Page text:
For simplicity, let's talk about cognitive knowing (with our heads) and embodied knowing (which draws on a whole range of senses ). Now I am a Johnny-come-lately to this stuff. Some people who are reading this will be much more practiced in what I'm calling here embodied knowing. Thank you for your patience with the rest of us. Whenever I have been in environments when people have facilitated practices that are designed to help me be more attentive to the other senses (sensations) in my body, it has felt a bit awkward and, at least from my experience, has rarely sat comfortably in the context. (I suspect now my inability to engage had more to do with the context and my poor awareness than the practice itself.) However, I am grateful for having recently been with people for whom embodied knowing has been their normal way of being. There was a 'penny drop moment' for me in a particular use of language: I have been in many situations when I have been encouraged to be attentive to by body; listen to what my gut is telling me; notice what is happening to my breathing etc. But this frame affirms the brain as king. 'I' am my brain. 'I' listen to my breathing. I attend to by gut. etc. The 'penny drop moment' was when I was invited to listen with my body. That changed everything in an instant.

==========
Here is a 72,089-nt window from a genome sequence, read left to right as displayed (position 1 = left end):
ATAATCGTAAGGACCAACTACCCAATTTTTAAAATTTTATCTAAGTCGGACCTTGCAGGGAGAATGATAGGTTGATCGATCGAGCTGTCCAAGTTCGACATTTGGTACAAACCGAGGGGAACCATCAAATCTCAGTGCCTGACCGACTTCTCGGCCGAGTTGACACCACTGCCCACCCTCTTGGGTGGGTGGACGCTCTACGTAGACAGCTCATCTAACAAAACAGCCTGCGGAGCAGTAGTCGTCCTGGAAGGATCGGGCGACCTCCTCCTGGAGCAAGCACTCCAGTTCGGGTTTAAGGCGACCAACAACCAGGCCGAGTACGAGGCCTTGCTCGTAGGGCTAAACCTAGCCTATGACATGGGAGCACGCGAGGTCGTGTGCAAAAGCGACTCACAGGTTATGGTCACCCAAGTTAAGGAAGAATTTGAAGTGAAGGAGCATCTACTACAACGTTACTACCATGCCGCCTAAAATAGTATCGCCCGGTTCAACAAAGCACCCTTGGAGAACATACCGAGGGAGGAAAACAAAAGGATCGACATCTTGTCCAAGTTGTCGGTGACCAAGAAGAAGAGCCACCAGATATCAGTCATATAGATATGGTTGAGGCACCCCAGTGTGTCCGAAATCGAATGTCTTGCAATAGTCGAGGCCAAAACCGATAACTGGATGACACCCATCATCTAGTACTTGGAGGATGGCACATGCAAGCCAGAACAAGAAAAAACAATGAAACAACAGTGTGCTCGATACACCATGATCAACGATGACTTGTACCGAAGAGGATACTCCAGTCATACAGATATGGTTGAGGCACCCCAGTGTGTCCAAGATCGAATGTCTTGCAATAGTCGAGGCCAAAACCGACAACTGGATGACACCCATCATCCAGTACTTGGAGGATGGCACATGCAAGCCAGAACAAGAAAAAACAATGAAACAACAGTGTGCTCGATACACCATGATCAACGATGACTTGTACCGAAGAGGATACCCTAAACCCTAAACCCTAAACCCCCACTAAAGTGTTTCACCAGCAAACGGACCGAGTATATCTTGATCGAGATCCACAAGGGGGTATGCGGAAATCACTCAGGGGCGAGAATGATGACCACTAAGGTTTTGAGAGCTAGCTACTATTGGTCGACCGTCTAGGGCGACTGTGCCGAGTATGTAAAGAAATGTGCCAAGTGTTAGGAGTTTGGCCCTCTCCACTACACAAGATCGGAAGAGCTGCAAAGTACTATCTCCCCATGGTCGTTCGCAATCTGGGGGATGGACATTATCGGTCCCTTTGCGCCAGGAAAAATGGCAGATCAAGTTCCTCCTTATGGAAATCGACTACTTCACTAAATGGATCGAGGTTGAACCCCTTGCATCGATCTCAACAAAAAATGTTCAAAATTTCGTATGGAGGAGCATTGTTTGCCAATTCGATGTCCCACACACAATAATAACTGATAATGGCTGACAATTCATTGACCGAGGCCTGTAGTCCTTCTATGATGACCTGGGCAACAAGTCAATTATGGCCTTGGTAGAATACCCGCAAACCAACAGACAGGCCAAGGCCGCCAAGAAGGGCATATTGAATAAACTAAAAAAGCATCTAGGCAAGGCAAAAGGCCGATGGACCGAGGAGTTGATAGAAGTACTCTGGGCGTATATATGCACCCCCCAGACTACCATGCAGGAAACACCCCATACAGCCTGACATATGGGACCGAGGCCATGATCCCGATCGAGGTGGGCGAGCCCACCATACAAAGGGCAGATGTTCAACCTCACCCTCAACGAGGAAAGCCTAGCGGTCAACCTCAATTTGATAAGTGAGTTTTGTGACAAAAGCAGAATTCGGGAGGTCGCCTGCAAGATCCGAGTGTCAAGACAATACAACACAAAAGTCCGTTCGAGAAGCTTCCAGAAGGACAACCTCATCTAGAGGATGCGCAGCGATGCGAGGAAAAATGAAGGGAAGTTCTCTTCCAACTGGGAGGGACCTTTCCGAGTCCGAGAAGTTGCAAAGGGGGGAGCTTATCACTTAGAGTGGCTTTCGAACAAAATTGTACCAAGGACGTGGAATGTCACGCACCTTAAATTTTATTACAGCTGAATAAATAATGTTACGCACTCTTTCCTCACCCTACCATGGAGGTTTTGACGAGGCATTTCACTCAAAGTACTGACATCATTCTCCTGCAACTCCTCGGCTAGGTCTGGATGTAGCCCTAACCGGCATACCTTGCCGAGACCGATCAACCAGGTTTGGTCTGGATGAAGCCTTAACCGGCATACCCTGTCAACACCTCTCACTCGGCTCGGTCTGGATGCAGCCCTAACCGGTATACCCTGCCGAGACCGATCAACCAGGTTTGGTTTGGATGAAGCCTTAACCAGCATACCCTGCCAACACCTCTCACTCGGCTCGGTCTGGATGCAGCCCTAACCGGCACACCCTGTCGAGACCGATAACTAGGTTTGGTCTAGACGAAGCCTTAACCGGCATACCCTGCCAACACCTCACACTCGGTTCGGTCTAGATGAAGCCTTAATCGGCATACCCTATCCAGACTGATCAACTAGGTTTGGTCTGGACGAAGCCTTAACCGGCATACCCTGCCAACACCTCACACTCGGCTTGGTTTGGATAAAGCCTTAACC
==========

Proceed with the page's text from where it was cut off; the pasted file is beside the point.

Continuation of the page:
I empathise with you if you're tuning out at this point. Col's gone loopy I hear them snigger or worry. Maybe I have :-) but here are two very big questions that are keeping me awake at night.

1. The way we have been taught to know has led to fragmented knowledge. This is uncontestable, right? Our sophisticated analysis of 'things' is done by pulling them apart. We divide knowledge up into disconnected disciplines and the scientific and medical advances of doing so are breathtaking. But the emphasis of knowing in our heads has effectively fragmented our beings. We don't know much about our bodies other than via clinical scientific analysis. And we therefore don't know much with our bodies. Here's the big thing: The cascading implication of fragmentation is that we understand ourselves as being seperate from each other and the natural environment. In other words, if we understand our identity as being defined within the boundary of our skin, of course we will think of ourselves as independent beings. But what if there are other ways of understanding our identity? What if we really are all connected? Not in some clever cognitive new age way ... but in a traditional, ancient way.